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National Symbols: National Anthem

"La Marcha Real" ("The Royal March")

Date of Adoption: 1874, but in use since 1770, replaced in 1931, reinstated in 1939

Music by: Unknown

Lyrics by: None

Spain's national anthem is one of the oldest in the world and one of just a few that does not contain lyrics. The musical score was first used as a military bugle call in 1761, when it was known as the "Marcha Granadera." In 1770 King Carlos III declared "La Marcha Real," as it was commonly called, the official "honor march" to be played at royal events. In 1870 a competition was held for a new official song, however none were deemed suitable, and "La Marcha Real" retained its status as the representative song of Spain.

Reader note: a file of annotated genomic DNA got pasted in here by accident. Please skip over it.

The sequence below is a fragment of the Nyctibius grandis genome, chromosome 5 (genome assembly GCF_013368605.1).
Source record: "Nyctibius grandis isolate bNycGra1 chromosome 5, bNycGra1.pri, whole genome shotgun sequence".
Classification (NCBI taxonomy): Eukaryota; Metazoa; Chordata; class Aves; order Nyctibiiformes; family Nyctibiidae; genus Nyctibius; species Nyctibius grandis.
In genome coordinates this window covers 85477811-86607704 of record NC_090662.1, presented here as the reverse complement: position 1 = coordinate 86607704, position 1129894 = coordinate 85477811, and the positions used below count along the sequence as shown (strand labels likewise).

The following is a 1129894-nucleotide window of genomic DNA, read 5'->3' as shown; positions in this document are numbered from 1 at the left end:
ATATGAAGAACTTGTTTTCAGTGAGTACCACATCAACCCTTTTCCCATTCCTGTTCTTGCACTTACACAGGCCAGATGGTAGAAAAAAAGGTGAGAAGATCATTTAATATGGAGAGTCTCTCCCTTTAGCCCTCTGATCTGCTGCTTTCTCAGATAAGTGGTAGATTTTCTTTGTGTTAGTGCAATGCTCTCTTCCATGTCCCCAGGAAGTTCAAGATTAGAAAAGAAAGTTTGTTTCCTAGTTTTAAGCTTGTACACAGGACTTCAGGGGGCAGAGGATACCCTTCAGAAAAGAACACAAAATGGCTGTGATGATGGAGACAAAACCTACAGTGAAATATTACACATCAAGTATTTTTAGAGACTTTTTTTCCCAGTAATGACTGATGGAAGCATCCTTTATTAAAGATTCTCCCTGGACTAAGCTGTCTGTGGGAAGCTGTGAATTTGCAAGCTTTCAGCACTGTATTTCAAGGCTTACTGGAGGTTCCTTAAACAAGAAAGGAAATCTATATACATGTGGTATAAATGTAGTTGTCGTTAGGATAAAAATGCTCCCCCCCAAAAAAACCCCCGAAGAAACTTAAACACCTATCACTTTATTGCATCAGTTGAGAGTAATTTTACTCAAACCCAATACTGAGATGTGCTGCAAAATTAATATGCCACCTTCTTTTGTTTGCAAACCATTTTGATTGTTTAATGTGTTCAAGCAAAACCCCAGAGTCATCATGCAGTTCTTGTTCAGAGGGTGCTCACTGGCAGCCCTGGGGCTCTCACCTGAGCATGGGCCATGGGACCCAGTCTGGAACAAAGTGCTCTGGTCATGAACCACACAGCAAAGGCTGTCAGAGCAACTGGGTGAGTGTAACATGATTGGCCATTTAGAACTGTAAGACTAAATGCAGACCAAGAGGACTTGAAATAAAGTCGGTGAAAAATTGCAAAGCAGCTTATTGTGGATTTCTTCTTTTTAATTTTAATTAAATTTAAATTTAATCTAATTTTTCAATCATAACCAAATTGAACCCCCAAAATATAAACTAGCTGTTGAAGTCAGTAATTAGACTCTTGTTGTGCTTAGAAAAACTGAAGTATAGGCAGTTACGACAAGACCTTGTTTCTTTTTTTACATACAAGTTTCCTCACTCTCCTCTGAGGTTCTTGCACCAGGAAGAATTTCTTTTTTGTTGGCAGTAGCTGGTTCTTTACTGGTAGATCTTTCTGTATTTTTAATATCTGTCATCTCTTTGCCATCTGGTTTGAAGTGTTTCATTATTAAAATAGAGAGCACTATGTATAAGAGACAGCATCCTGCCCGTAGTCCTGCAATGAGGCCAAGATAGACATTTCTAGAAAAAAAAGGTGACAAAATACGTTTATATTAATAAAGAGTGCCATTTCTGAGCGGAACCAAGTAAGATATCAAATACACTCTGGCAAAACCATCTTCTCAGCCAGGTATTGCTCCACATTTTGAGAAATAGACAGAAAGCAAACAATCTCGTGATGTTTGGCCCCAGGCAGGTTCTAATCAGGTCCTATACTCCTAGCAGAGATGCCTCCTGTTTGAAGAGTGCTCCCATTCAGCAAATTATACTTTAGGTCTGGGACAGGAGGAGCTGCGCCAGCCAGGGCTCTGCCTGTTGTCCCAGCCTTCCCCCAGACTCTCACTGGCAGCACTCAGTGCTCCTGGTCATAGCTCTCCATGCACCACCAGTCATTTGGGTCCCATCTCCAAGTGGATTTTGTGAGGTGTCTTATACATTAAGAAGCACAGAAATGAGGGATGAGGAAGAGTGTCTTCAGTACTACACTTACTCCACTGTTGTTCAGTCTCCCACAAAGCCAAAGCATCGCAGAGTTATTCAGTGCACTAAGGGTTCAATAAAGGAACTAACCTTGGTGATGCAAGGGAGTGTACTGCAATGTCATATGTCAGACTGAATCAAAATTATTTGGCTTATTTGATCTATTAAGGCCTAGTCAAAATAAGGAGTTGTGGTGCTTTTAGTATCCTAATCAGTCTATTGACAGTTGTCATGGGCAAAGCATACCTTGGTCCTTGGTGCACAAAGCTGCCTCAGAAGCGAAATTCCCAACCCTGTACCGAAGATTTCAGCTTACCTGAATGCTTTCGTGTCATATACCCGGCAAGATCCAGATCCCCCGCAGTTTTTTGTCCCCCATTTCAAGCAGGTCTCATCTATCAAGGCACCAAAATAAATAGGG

In 1931 with the victory of the democratic Republican forces in the Spanish Civil War, the song "Himno Riego" was used as the anthem. It was, however, reverted to the "Marcha Real" in 1939, when Franco's forces defeated the Republicans. Three years later Franco modified the text to suit his regime. In 1975, three years after Franco's death, the lyrics were dropped, and the anthem has been without them ever since. In 1997 the royal family issued a decree regulating the official use of "La Marcha Real." While it is the anthem of the majority of Spain, the country's semiautonomous regions of Catalonia, Basque Country, and Galicia all have their own anthems.